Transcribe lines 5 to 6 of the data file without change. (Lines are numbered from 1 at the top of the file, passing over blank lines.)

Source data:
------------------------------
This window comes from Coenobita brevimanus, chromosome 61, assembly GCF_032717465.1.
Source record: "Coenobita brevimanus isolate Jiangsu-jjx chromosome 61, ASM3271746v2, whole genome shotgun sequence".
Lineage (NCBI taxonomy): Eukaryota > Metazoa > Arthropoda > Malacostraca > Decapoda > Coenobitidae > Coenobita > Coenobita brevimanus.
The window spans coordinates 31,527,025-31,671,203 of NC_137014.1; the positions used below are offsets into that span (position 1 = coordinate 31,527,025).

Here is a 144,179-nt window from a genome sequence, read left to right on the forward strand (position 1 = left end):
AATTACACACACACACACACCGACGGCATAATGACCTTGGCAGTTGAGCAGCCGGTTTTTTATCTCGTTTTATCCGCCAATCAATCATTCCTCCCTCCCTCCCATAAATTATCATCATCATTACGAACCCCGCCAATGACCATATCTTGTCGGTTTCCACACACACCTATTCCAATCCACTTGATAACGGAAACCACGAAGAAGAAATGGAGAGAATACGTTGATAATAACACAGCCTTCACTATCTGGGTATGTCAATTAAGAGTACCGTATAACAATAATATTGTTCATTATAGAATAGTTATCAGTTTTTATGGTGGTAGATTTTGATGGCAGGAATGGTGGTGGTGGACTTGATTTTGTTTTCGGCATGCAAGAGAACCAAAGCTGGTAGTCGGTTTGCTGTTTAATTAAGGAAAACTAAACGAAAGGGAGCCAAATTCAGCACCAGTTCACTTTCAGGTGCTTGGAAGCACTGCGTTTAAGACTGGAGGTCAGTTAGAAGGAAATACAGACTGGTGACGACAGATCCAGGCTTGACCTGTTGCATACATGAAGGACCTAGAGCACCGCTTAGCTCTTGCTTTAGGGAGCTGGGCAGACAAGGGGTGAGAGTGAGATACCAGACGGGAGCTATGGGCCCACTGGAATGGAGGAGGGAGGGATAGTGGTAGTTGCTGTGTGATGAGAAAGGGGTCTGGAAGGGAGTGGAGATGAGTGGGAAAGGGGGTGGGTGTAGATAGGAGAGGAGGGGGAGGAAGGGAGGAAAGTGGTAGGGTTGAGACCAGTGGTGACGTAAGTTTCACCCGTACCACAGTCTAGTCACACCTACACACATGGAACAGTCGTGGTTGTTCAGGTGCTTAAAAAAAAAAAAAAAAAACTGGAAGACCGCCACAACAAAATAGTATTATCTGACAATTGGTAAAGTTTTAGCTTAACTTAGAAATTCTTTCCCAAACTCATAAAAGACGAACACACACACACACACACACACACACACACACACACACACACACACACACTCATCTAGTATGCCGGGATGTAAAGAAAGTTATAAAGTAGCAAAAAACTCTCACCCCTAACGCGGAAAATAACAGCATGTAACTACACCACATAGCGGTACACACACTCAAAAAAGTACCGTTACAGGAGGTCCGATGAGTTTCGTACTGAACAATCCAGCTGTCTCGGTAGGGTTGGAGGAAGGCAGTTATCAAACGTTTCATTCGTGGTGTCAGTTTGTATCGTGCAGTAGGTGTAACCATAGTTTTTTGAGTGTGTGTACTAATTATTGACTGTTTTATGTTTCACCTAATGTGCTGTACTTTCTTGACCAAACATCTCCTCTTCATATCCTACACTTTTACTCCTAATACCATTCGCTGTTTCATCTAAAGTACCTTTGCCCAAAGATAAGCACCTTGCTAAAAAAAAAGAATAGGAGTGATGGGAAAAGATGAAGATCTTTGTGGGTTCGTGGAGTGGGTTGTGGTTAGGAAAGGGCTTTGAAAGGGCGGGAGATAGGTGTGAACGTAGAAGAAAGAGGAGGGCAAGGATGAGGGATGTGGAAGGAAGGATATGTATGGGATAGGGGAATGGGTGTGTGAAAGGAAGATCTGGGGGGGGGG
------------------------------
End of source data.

Here is a 144,179-nt window from a genome sequence, read left to right on the forward strand (position 1 = left end):
AATTACACACACACACACACCGACGGCATAATGACCTTGGCAGTTGAGCAGCCGGTTTTTTATCTCGTTTTATCCGCCAATCAATCATTCCTCCCTCCCTCCCATAAATTATCATCATCATTACGAACCCCGCCAATGACCATATCTTGTCGGTTTCCACACACACCTATTCCAATCCACTTGATAACGGAAACCACGAAGAAGAAATGGAGAGAATACGTTGATAATAACACAGCCTTCACTATCTGGGTATGTCAATTAAGAGTACCGTATAACAATAATATTGTTCATTATAGAATAGTTATCAGTTTTTATGGTGGTAGATTTTGATGGCAGGAATGGTGGTGGTGGACTTGATTTTGTTTTCGGCATGCAAGAGAACCAAAGCTGGTAGTCGGTTTGCTGTTTAATTAAGGAAAACTAAACGAAAGGGAGCCAAATTCAGCACCAGTTCACTTTCAGGTGCTTGGAAGCACTGCGTTTAAGACTGGAGGTCAGTTAGAAGGAAATACAGACTGGTGACGACAGATCCAGGCTTGACCTGTTGCATACATGAAGGACCTAGAGCACCGCTTAGCTCTTGCTTTAGGGAGCTGGGCAGACAAGGGGTGAGAGTGAGATACCAGACGGGAGCTATGGGCCCACTGGAATGGAGGAGGGAGGGATAGTGGTAGTTGCTGTGTGATGAGAAAGGGGTCTGGAAGGGAGTGGAGATGAGTGGGAAAGGGGGTGGGTGTAGATAGGAGAGGAGGGGGAGGAAGGGAGGAAAGTGGTAGGGTTGAGACCAGTGGTGACGTAAGTTTCACCCGTACCACAGTCTAGTCACACCTACACACATGGAACAGTCGTGGTTGTTCAGGTGCTTAAAAAAAAAAAAAAAAAACTGGAAGACCGCCACAACAAAATAGTATTATCTGACAATTGGTAAAGTTTTAGCTTAACTTAGAAATTCTTTCCCAAACTCATAAAAGACGAACACACACACACACACACACACACACACACACACACACACACACACACACTCATCTAGTATGCCGGGATGTAAAGAAAGTTATAAAGTAGCAAAAAACTCTCACCCCTAACGCGGAAAATAACAGCATGTAACTACACCACATAGCGGTACACACACTCAAAAAAGTACCGTTACAGGAGGTCCGATGAGTTTCGTACTGAACAATCCAGCTGTCTCGGTAGGGTTGGAGGAAGGCAGTTATCAAACGTTTCATTCGTGGTGTCAGTTTGTATCGTGCAGTAGGTGTAACCATAGTTTTTTGAGTGTGTGTACTAATTATTGACTGTTTTATGTTTCACCTAATGTGCTGTACTTTCTTGACCAAACATCTCCTCTTCATATCCTACACTTTTACTCCTAATACCATTCGCTGTTTCATCTAAAGTACCTTTGCCCAAAGATAAGCACCTTGCTAAAAAAAAAGAATAGGAGTGATGGGAAAAGATGAAGATCTTTGTGGGTTCGTGGAGTGGGTTGTGGTTAGGAAAGGGCTTTGAAAGGGCGGGAGATAGGTGTGAACGTAGAAGAAAGAGGAGGGCAAGGATGAGGGATGTGGAAGGAAGGATATGTATGGGATAGGGGAATGGGTGTGTGAAAGGAAGATCTGGGGGGGGGG